Morning briefing: 12 stories from around the world

A woman walks pass a burnt bus on a road in Atteridgeville, Pretoria. Photo / AP
A woman walks pass a burnt bus on a road in Atteridgeville, Pretoria. Photo / AP

1 Slight advantage for Leave

The campaign for Britain to 'Leave' the European Union has established a one-point lead over the rival 'Remain' camp before voting on the EU membership referendum begins tonight, according to an opinion poll published by polling firm Opinium. The survey put support for Leave at 45 per cent and Remain at 44 per cent. Opinium's previous poll, published on Sunday, had put the two camps level at 44 per cent each, based on polling between June 14 and 17.

2 Two die in Pretoria violence

South African police say two suspected looters have been shot dead in areas around the capital Pretoria in violence triggered by the ruling party's choice of a mayoral candidate for local polls. Police said they also arrested 40 rioters who had been attacking foreigners' shops as public anger mounted over economic hardship in the build-up to August 4 elections likely to become a referendum on President Jacob Zuma's leadership.

3 Lightning strikes more often

Bangladesh has seen a near-record number of deaths this year from lightning strikes, which appears to be worsening with climate change. So far this year, 261 people have died from lightning, putting the nation on track to beat last year's 265 deaths. India has seen a similar surge, with 93 people killed just in the past two days. Bangladesh's Government is adding lightning strikes to the country's list of official types of disasters, compensating victims or their families. Scientists say warmer conditions associated with climate change are causing more water evaporation from the land and ocean, increasing clouds and rainfall and the potential for lightning storms.

4 Plane returns to Rothera

A small plane with two sick workers has arrived at a British research station in Antarctica, safely finishing the first leg in a daring rescue mission from the remote Amundsen-Scott US South Pole station, officials said. National Science Foundation spokesman Peter West confirmed that the Twin Otter turboprop landed at Rothera, a station on the Antarctic peninsula run by the British Antarctic Survey, after a flight from the South Pole. The rescue team will rest and fly out to southern Chile, the closest and most likely spot for medical treatment.

5 Deputy shot in New Orleans

A sheriff's deputy was fatally shot in the New Orleans suburb of Harvey after stopping a pedestrian on a busy street in the middle of the day, officials said. Police flooded the area, searching for the suspect by helicopter and combing the area with dogs. The deputy was not identified.

6 Colour debate revisited

A survey from a Scottish eye care company could be sparking a controversy similar to last year's debate over the colour of a dress. Optical Express said on its website that it conducted a survey in the United Kingdom asking whether a swatch of a teal-type colour was blue or green. Sixty-four per cent of more than 1000 people who responded said it was green, according to the company. Thirty-two per cent thought it was blue.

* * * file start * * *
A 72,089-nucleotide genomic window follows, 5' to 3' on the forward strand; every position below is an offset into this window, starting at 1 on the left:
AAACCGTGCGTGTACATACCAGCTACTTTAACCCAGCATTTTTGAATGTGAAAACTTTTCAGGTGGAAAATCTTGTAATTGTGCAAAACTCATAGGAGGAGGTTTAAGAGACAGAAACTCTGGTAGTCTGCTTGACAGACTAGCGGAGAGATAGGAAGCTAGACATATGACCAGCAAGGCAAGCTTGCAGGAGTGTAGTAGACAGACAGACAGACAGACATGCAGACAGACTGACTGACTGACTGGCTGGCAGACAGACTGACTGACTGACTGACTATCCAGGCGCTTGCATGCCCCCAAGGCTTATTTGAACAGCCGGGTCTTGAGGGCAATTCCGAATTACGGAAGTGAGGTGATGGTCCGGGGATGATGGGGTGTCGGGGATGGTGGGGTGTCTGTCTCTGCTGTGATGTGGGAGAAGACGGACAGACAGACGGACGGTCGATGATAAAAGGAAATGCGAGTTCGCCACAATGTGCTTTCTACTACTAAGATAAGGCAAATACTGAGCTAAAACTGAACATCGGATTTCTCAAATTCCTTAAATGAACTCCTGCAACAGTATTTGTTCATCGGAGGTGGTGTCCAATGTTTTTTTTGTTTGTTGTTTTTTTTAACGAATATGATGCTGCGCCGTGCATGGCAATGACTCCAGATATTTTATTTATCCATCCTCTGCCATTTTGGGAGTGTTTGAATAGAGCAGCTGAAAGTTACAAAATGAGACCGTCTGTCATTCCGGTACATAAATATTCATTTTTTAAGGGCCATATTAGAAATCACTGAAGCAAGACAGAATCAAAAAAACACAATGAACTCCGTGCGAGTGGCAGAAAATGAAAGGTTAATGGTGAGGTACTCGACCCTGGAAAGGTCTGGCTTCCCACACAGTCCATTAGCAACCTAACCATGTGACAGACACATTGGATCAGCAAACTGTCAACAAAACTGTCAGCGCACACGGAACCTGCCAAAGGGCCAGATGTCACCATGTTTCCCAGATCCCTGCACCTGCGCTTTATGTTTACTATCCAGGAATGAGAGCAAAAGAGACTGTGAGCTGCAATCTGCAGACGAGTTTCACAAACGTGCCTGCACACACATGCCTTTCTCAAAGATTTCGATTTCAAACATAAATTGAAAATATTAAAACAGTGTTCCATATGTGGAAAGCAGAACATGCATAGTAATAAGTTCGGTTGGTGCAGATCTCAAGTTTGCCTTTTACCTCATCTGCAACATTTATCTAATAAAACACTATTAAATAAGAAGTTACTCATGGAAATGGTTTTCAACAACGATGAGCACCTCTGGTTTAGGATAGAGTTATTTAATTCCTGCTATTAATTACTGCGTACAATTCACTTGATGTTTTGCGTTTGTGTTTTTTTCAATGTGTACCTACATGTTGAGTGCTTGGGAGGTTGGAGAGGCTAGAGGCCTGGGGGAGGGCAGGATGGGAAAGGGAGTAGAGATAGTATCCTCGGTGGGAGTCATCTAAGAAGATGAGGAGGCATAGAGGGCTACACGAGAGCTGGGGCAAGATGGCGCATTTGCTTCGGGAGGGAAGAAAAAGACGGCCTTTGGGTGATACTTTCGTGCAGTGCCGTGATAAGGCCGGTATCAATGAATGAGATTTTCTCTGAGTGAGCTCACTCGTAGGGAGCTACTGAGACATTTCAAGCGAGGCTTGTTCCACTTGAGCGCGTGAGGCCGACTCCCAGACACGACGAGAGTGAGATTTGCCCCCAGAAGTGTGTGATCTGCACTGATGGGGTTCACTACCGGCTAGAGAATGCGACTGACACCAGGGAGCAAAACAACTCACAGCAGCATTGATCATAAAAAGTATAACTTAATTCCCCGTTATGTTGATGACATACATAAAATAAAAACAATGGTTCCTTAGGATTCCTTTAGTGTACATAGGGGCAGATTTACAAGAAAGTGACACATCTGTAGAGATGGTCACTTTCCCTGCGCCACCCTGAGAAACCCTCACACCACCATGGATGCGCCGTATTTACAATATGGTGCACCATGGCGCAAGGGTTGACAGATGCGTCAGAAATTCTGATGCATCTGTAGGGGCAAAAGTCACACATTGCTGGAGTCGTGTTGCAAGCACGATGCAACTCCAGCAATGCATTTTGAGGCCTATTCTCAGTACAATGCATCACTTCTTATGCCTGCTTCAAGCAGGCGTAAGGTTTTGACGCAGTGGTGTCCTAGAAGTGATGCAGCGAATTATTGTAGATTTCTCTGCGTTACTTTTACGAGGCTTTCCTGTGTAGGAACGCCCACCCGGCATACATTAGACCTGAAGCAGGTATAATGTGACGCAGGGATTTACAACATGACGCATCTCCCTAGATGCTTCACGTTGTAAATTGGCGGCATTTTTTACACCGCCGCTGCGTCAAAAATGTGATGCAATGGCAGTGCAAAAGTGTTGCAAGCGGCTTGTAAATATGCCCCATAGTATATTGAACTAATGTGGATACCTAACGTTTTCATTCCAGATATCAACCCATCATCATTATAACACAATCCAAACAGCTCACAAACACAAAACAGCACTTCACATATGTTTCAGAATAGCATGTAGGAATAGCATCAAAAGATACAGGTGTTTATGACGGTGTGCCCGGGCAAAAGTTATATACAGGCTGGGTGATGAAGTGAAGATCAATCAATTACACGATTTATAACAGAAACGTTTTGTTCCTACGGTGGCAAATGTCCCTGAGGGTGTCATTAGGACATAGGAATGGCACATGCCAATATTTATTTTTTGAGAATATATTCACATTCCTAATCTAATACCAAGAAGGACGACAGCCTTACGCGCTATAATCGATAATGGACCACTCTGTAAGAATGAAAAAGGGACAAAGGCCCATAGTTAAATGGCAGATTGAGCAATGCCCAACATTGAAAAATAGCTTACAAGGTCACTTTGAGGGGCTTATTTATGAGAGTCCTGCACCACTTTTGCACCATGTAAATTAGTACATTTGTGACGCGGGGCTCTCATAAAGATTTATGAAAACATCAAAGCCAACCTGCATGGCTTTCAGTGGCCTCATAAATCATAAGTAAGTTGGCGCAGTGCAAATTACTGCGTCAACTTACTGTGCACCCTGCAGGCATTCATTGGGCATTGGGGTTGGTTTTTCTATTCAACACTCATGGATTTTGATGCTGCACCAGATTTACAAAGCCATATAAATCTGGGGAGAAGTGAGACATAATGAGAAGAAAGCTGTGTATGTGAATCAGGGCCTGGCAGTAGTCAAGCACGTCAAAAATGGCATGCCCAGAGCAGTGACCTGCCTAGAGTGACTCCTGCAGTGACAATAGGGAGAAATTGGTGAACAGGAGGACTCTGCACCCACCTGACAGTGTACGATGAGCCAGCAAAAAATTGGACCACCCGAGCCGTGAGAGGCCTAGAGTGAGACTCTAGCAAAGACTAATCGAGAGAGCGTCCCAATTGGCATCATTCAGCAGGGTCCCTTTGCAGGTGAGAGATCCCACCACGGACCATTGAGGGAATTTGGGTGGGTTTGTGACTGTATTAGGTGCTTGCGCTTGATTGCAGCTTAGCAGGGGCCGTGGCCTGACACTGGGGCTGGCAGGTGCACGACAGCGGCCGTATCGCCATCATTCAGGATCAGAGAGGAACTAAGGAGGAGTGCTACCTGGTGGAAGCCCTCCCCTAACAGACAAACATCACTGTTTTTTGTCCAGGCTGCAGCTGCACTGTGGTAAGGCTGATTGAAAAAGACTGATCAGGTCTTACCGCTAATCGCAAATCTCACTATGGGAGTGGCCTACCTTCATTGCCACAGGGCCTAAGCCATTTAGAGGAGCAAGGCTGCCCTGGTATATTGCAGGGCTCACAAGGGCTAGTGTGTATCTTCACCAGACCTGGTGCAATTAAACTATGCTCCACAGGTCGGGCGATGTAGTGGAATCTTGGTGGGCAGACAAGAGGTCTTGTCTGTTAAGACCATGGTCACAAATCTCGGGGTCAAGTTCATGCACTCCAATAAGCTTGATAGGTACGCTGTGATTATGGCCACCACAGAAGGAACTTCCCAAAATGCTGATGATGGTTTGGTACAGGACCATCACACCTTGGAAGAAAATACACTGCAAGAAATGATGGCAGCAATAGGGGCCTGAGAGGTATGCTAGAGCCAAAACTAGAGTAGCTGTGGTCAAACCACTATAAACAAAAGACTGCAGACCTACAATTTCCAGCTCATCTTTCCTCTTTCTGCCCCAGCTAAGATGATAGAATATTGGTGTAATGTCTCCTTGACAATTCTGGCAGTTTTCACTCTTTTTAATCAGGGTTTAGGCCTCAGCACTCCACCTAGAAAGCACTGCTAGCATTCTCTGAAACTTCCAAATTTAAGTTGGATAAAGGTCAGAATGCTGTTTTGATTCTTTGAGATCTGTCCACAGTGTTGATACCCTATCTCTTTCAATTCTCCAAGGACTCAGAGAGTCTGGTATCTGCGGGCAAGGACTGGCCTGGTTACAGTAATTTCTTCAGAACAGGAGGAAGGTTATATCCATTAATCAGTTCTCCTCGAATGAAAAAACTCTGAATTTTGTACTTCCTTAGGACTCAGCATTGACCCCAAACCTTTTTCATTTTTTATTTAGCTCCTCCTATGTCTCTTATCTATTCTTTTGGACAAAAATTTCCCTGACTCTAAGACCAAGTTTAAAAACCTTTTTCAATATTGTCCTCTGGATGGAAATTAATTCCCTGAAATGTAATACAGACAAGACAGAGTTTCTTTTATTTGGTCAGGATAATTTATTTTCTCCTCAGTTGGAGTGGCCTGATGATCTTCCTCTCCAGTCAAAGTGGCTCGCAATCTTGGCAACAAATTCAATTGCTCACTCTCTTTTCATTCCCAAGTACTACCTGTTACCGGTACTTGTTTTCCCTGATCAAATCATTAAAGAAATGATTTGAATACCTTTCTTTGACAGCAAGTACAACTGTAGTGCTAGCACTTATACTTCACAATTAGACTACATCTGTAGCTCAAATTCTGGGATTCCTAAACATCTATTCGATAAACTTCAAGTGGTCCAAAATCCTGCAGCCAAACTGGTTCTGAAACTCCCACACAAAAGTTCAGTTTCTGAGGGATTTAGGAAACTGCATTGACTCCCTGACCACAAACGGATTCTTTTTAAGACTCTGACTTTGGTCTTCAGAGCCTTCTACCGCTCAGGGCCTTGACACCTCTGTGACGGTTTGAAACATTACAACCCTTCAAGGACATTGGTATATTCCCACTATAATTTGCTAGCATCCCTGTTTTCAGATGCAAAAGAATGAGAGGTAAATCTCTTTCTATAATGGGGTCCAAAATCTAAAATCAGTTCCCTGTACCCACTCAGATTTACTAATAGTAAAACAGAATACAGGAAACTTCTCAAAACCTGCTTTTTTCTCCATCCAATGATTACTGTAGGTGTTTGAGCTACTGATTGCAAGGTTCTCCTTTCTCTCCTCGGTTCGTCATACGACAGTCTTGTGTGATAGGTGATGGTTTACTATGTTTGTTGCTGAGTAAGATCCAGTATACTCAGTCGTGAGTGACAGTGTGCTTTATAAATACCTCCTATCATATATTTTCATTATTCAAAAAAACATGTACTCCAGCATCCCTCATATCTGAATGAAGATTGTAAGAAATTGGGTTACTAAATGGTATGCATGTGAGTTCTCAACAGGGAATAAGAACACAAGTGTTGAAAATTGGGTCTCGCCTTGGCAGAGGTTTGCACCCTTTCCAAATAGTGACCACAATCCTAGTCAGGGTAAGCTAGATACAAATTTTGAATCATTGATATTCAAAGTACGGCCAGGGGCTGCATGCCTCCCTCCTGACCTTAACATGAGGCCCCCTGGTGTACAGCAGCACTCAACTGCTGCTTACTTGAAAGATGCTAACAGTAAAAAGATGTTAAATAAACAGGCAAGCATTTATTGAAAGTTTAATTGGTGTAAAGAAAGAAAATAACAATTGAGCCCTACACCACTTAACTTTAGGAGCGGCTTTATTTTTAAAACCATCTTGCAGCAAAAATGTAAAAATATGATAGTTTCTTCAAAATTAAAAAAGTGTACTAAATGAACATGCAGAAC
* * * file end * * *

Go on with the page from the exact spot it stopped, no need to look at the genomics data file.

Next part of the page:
7 DNA test ruins Prince claim

DNA test results show a Colorado prison inmate, Carlin Williams, is not Prince's son, a person who has seen a sealed document said, and therefore is not entitled to inherit a fortune worth up to US$300 million.

8 Big step for North Korea

A North Korean mural in Wonsan with a message which reads "Long live the great victory of the army-first policy". Photo / AP
A North Korean mural in Wonsan with a message which reads "Long live the great victory of the army-first policy". Photo / AP

North Korea took a significant step in the development of a powerful ballistic missile, launching one of the weapons about 1000km high after five failed attempts in recent months. The North's suspected Musudan tests worry Washington and its allies, Tokyo and Seoul, because the missile's potential 3500km range puts much of Asia and the Pacific, including US military bases there, within reach. Japanese Defense Minister Gen Nakatani said the most recent launch demonstrated a "certain level of capability," and could lead to a further strengthening of North Korea's ballistic missile capabilities that can cover Japanese territory.

9 Death from starvation

Doctors Without Borders says nearly 200 refugees from Boko Haram have died of starvation and dehydration in the Nigerian city of Bama in the past month. The doctors reached Bama yesterday a military convoy from Maiduguri, the Borno state capital 70km to the northwest.

10 Clinton and Warren to campaign

Curious about what a two-woman presidential ticket might look like? Democrats Hillary Clinton and Senator Elizabeth Warren are offering a glimpse at a campaign event next Tuesday in the battleground state of Ohio. Warren is on Clinton's shortlist of prospective running mates. Meanwhile Bernie Sanders has told C-SPAN: "It doesn't appear that I'm going be the nominee".

11 Thurman injured

Uma Thurman has suffered several broken bones after she was thrown from a horse she was riding. The Oscar-nominated actress' publicist said Thurman was "training on a young thoroughbred who got spooked".

12 Bear Pedals returns

A New Jersey black bear that walks upright on its two hind legs and has become a social media darling has re-emerged and has been captured on video months after its last sighting. The bipedal bear nicknamed Pedals was spotted in the town of Oak Ridge, NJ.com reported. The bear appeared to be in relatively good health and was moving briskly in a video posted to Facebook featuring the bear.

- agencies

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